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Clashes between Catholics and Jews in Poland are again in the news. Since last spring, a series of confrontations between religious radicals has occurred at the Auschwitz death camp in Oswiecim. Thus far, all attempts to resolve the controversy surrounding the placement of Christian religious symbols at the site have failed. Why has the unauthorized display of crosses at Auschwitz escalated to an international incident? What makes this such an intractable issue? This problem results from the intertwining of religious social action and political activity in Poland since 1989. In fact, the current controversy is a way of illustrating the contemporary dynamics of religion and politics in Poland. These dynamics can be broken into four aspects: the international dimension, church-state realignment, tensions within the Catholic hierarchy, and the differentiation of the Catholic community.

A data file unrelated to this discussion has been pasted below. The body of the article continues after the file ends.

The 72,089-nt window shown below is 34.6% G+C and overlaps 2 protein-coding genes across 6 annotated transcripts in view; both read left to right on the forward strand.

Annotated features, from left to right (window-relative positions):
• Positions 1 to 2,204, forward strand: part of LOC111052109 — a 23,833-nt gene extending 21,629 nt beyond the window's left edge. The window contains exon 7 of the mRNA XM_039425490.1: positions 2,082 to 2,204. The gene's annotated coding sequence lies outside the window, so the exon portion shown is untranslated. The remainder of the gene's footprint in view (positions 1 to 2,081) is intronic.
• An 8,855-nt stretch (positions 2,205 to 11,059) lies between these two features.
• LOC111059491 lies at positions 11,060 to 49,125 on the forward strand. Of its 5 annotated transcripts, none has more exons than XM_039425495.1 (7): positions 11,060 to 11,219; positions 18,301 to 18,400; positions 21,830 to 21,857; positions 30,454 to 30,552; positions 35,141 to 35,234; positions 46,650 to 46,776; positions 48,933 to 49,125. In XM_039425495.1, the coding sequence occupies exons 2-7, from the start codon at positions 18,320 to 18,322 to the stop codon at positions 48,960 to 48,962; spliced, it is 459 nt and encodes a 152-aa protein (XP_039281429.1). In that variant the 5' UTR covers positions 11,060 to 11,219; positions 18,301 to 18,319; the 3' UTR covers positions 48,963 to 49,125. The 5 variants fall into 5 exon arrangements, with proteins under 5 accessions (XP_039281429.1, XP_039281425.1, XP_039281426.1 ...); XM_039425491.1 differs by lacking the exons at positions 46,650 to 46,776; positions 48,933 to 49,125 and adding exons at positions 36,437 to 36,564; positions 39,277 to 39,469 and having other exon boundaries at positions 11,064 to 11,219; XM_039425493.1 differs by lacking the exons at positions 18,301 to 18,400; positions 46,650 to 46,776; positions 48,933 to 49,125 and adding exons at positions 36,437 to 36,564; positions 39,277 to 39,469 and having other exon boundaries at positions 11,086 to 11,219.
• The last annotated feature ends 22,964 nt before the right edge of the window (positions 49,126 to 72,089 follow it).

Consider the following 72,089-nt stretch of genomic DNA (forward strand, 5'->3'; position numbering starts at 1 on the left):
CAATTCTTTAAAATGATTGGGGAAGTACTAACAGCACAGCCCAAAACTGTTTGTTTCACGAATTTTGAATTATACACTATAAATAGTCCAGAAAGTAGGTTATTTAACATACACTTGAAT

The controversy's distant precondition was an act of anti-Communist opposition: in 1979 a memorial cross was placed at the site (where more than 150 Poles were shot by the Nazis) to commemorate Pope John Paul II's visit to Auschwitz during his triumphal return to Poland. Ironically, the objections to this papal cross by radical Jewish groups surfaced only in April 1998 when Israeli Prime Minister Benjamin Netanyahu visited Poland for a Holocaust memorial ceremony. The "Holocaust walk" was organized by the Polish government to symbolize the unity of Poles and Jews in moral outrage against the Nazi genocide. Cardinal Józef Glemp's response to Jewish demands was to assert repeatedly that the papal cross must stay. Subsequently, Catholic radical groups aggravated the political tension by erecting "rogue" crosses at the site (Zwirowisko). Ultimately, the Polish national government, the Chief Rabbi of Poland, the government of Israel, the municipal courts, and several Catholic bishops were drawn into the conflict. On 19 October 1998, the government lost its legal challenge to take control over the property where the crosses stand. The situation remains unresolved.